extension UISplitViewController {
        func toggleMasterView() {
            var nextDisplayMode: UISplitViewControllerDisplayMode
            switch(self.preferredDisplayMode){
            case .PrimaryHidden:
                nextDisplayMode = .AllVisible
            default:
                nextDisplayMode = .PrimaryHidden
            }
            UIView.animateWithDuration(0.5) { () -> Void in
                self.preferredDisplayMode = nextDisplayMode
            }
        }
    }
    

    and then, as mentioned, you just use the extended function anywhere in your View controllers

    self.splitViewController?.toggleMasterView()
    

    Modifying the answers above this is all I needed in a method of my detail view controller that configured the view:

     [self.splitViewController setPreferredDisplayMode:UISplitViewControllerDisplayModePrimaryHidden];
    

    Of course it lacks the grace of animation.

    My solution in the Swift 1.2

      override func tableView(tableView: UITableView, didSelectRowAtIndexPath indexPath: NSIndexPath){
        var screen = UIScreen.mainScreen().currentMode?.size.height
        if (UIDevice.currentDevice().userInterfaceIdiom == UIUserInterfaceIdiom.Pad) || screen >= 2000 && UIDevice.currentDevice().orientation.isLandscape == true  && (UIDevice.currentDevice().userInterfaceIdiom == .Phone){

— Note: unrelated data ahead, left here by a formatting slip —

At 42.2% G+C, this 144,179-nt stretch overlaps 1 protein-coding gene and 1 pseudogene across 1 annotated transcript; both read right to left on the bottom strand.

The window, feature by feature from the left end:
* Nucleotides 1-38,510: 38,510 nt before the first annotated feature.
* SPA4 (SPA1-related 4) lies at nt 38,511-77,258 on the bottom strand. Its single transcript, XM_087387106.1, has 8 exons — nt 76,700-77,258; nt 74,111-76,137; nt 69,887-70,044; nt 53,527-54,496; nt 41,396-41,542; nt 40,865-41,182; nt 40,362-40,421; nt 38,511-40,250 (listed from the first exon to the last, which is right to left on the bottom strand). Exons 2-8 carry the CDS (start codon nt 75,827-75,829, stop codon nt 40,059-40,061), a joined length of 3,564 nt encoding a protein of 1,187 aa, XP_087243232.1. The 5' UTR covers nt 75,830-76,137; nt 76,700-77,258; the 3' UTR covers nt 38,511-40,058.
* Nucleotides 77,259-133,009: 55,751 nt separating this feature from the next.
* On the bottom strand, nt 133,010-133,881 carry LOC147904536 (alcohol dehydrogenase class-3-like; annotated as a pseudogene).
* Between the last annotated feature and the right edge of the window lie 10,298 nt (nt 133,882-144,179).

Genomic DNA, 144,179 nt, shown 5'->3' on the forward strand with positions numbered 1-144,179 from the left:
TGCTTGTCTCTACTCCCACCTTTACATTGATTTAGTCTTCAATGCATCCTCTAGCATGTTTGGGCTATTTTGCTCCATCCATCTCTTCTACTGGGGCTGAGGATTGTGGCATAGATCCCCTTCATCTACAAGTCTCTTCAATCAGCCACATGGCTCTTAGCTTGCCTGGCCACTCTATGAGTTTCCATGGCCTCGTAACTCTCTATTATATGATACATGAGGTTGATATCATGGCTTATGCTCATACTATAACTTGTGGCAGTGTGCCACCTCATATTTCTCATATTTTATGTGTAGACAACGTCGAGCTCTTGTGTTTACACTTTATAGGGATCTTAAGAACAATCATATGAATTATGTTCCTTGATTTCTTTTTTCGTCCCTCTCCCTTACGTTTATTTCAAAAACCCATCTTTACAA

performSegueWithIdentifier("showDetailParse", sender: nil)
            self.splitViewController?.preferredDisplayMode = UISplitViewControllerDisplayMode.PrimaryHidden
        } else if (UIDevice.currentDevice().userInterfaceIdiom == .Phone) {
            performSegueWithIdentifier("showParse", sender: nil)
        }
    }
    

    for iPad add Menu button like this

    UIBarButtonItem *menuButtonItem = [[UIBarButtonItem alloc] initWithImage:[UIImage imageNamed:@"burger_menu"]
                                                                           style:UIBarButtonItemStylePlain
                                                                          target:self.splitViewController.displayModeButtonItem.target
                                                                          action:self.splitViewController.displayModeButtonItem.action];
    [self.navigationItem setLeftBarButtonItem:menuButtonItem];
    

    This work great with both landscape and portrait mode.
    To programmatically close the popover vc you just need to force the button action like this

    [self.splitViewController.displayModeButtonItem.target performSelector:appDelegate.splitViewController.displayModeButtonItem.action];
    

    try

    let svc = self.splitViewController
    svc.preferredDisplayMode = UISplitViewControllerDisplayMode.PrimaryHidden